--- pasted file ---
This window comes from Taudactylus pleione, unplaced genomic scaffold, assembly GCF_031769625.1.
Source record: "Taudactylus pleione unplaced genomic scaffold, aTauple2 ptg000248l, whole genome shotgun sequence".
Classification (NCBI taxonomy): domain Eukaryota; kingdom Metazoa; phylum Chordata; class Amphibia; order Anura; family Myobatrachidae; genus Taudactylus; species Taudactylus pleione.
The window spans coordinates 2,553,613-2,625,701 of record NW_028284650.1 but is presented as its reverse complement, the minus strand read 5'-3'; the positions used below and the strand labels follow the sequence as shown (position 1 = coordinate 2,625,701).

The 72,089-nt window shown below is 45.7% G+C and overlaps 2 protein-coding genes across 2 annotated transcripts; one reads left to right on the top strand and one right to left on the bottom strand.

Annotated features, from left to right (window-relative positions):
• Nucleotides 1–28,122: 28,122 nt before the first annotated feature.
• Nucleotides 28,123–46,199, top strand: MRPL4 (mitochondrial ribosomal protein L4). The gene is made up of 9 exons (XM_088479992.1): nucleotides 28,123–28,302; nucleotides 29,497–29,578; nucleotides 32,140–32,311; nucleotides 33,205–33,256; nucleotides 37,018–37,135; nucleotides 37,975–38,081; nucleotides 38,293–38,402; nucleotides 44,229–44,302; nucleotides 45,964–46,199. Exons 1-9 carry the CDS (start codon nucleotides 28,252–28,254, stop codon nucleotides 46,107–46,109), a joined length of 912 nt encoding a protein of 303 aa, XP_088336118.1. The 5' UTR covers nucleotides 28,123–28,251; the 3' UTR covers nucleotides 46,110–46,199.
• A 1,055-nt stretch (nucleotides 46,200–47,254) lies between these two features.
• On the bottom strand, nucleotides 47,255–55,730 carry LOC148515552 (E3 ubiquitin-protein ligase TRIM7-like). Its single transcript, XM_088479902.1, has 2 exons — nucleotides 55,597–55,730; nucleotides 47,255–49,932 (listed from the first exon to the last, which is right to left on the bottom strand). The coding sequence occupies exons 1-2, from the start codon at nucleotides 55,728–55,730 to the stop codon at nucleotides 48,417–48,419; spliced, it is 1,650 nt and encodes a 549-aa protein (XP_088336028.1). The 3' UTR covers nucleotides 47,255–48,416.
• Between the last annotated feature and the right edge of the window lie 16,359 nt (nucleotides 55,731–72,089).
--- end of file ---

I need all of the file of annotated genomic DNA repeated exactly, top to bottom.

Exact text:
This window comes from Taudactylus pleione, unplaced genomic scaffold, assembly GCF_031769625.1.
Source record: "Taudactylus pleione unplaced genomic scaffold, aTauple2 ptg000248l, whole genome shotgun sequence".
Classification (NCBI taxonomy): domain Eukaryota; kingdom Metazoa; phylum Chordata; class Amphibia; order Anura; family Myobatrachidae; genus Taudactylus; species Taudactylus pleione.
The window spans coordinates 2,553,613-2,625,701 of record NW_028284650.1 but is presented as its reverse complement, the minus strand read 5'-3'; the positions used below and the strand labels follow the sequence as shown (position 1 = coordinate 2,625,701).

The 72,089-nt window shown below is 45.7% G+C and overlaps 2 protein-coding genes across 2 annotated transcripts; one reads left to right on the top strand and one right to left on the bottom strand.

Annotated features, from left to right (window-relative positions):
• Nucleotides 1–28,122: 28,122 nt before the first annotated feature.
• Nucleotides 28,123–46,199, top strand: MRPL4 (mitochondrial ribosomal protein L4). The gene is made up of 9 exons (XM_088479992.1): nucleotides 28,123–28,302; nucleotides 29,497–29,578; nucleotides 32,140–32,311; nucleotides 33,205–33,256; nucleotides 37,018–37,135; nucleotides 37,975–38,081; nucleotides 38,293–38,402; nucleotides 44,229–44,302; nucleotides 45,964–46,199. Exons 1-9 carry the CDS (start codon nucleotides 28,252–28,254, stop codon nucleotides 46,107–46,109), a joined length of 912 nt encoding a protein of 303 aa, XP_088336118.1. The 5' UTR covers nucleotides 28,123–28,251; the 3' UTR covers nucleotides 46,110–46,199.
• A 1,055-nt stretch (nucleotides 46,200–47,254) lies between these two features.
• On the bottom strand, nucleotides 47,255–55,730 carry LOC148515552 (E3 ubiquitin-protein ligase TRIM7-like). Its single transcript, XM_088479902.1, has 2 exons — nucleotides 55,597–55,730; nucleotides 47,255–49,932 (listed from the first exon to the last, which is right to left on the bottom strand). The coding sequence occupies exons 1-2, from the start codon at nucleotides 55,728–55,730 to the stop codon at nucleotides 48,417–48,419; spliced, it is 1,650 nt and encodes a 549-aa protein (XP_088336028.1). The 3' UTR covers nucleotides 47,255–48,416.
• Between the last annotated feature and the right edge of the window lie 16,359 nt (nucleotides 55,731–72,089).